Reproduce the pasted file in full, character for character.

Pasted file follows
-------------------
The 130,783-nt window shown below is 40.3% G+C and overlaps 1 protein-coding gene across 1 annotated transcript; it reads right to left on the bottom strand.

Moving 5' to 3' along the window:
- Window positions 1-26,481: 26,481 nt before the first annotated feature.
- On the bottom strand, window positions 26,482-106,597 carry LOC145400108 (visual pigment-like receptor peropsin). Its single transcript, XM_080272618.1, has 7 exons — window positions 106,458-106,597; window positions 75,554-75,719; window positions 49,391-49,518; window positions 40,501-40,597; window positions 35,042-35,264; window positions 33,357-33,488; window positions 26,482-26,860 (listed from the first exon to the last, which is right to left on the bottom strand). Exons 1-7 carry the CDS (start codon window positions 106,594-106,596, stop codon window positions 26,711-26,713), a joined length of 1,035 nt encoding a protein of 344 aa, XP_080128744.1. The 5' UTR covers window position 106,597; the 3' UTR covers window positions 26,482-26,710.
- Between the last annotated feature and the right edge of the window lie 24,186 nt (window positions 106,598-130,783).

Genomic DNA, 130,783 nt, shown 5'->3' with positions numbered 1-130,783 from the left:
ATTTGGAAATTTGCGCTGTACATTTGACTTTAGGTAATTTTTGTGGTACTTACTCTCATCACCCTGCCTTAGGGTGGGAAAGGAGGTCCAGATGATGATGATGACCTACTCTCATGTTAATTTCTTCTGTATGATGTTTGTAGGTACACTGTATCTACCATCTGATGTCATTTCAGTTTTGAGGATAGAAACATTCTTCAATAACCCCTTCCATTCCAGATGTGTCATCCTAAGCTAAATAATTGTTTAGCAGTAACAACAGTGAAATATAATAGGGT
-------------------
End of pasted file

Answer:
The 130,783-nt window shown below is 40.3% G+C and overlaps 1 protein-coding gene across 1 annotated transcript; it reads right to left on the bottom strand.

Moving 5' to 3' along the window:
- Window positions 1-26,481: 26,481 nt before the first annotated feature.
- On the bottom strand, window positions 26,482-106,597 carry LOC145400108 (visual pigment-like receptor peropsin). Its single transcript, XM_080272618.1, has 7 exons — window positions 106,458-106,597; window positions 75,554-75,719; window positions 49,391-49,518; window positions 40,501-40,597; window positions 35,042-35,264; window positions 33,357-33,488; window positions 26,482-26,860 (listed from the first exon to the last, which is right to left on the bottom strand). Exons 1-7 carry the CDS (start codon window positions 106,594-106,596, stop codon window positions 26,711-26,713), a joined length of 1,035 nt encoding a protein of 344 aa, XP_080128744.1. The 5' UTR covers window position 106,597; the 3' UTR covers window positions 26,482-26,710.
- Between the last annotated feature and the right edge of the window lie 24,186 nt (window positions 106,598-130,783).

Genomic DNA, 130,783 nt, shown 5'->3' with positions numbered 1-130,783 from the left:
ATTTGGAAATTTGCGCTGTACATTTGACTTTAGGTAATTTTTGTGGTACTTACTCTCATCACCCTGCCTTAGGGTGGGAAAGGAGGTCCAGATGATGATGATGACCTACTCTCATGTTAATTTCTTCTGTATGATGTTTGTAGGTACACTGTATCTACCATCTGATGTCATTTCAGTTTTGAGGATAGAAACATTCTTCAATAACCCCTTCCATTCCAGATGTGTCATCCTAAGCTAAATAATTGTTTAGCAGTAACAACAGTGAAATATAATAGGGT